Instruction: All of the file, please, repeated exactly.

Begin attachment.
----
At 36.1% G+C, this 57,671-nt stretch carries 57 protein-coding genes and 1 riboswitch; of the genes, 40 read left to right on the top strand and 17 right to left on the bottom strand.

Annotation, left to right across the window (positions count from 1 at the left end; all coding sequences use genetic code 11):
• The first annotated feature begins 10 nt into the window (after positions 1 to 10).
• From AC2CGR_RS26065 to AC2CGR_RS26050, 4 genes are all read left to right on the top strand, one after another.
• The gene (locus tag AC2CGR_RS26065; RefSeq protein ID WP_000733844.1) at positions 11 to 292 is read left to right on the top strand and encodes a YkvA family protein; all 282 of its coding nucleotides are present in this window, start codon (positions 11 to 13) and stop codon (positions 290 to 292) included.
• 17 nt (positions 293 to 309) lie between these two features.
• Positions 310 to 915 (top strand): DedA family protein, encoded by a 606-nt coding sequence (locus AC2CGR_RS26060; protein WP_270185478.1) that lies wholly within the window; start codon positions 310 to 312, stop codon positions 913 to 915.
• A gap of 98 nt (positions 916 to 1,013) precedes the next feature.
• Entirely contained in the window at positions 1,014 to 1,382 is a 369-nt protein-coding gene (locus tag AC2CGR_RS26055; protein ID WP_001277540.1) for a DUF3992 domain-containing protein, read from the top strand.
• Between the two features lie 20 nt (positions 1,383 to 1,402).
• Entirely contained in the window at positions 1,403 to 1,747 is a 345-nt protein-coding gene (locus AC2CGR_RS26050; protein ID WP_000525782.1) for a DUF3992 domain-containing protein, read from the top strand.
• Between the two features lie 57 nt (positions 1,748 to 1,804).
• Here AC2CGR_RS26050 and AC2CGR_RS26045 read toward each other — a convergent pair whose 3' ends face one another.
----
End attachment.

At 36.1% G+C, this 57,671-nt stretch carries 57 protein-coding genes and 1 riboswitch; of the genes, 40 read left to right on the top strand and 17 right to left on the bottom strand.

Annotation, left to right across the window (positions count from 1 at the left end; all coding sequences use genetic code 11):
• The first annotated feature begins 10 nt into the window (after positions 1 to 10).
• From AC2CGR_RS26065 to AC2CGR_RS26050, 4 genes are all read left to right on the top strand, one after another.
• The gene (locus tag AC2CGR_RS26065; RefSeq protein ID WP_000733844.1) at positions 11 to 292 is read left to right on the top strand and encodes a YkvA family protein; all 282 of its coding nucleotides are present in this window, start codon (positions 11 to 13) and stop codon (positions 290 to 292) included.
• 17 nt (positions 293 to 309) lie between these two features.
• Positions 310 to 915 (top strand): DedA family protein, encoded by a 606-nt coding sequence (locus AC2CGR_RS26060; protein WP_270185478.1) that lies wholly within the window; start codon positions 310 to 312, stop codon positions 913 to 915.
• A gap of 98 nt (positions 916 to 1,013) precedes the next feature.
• Entirely contained in the window at positions 1,014 to 1,382 is a 369-nt protein-coding gene (locus tag AC2CGR_RS26055; protein ID WP_001277540.1) for a DUF3992 domain-containing protein, read from the top strand.
• Between the two features lie 20 nt (positions 1,383 to 1,402).
• Entirely contained in the window at positions 1,403 to 1,747 is a 345-nt protein-coding gene (locus AC2CGR_RS26050; protein ID WP_000525782.1) for a DUF3992 domain-containing protein, read from the top strand.
• Between the two features lie 57 nt (positions 1,748 to 1,804).
• Here AC2CGR_RS26050 and AC2CGR_RS26045 read toward each other — a convergent pair whose 3' ends face one another.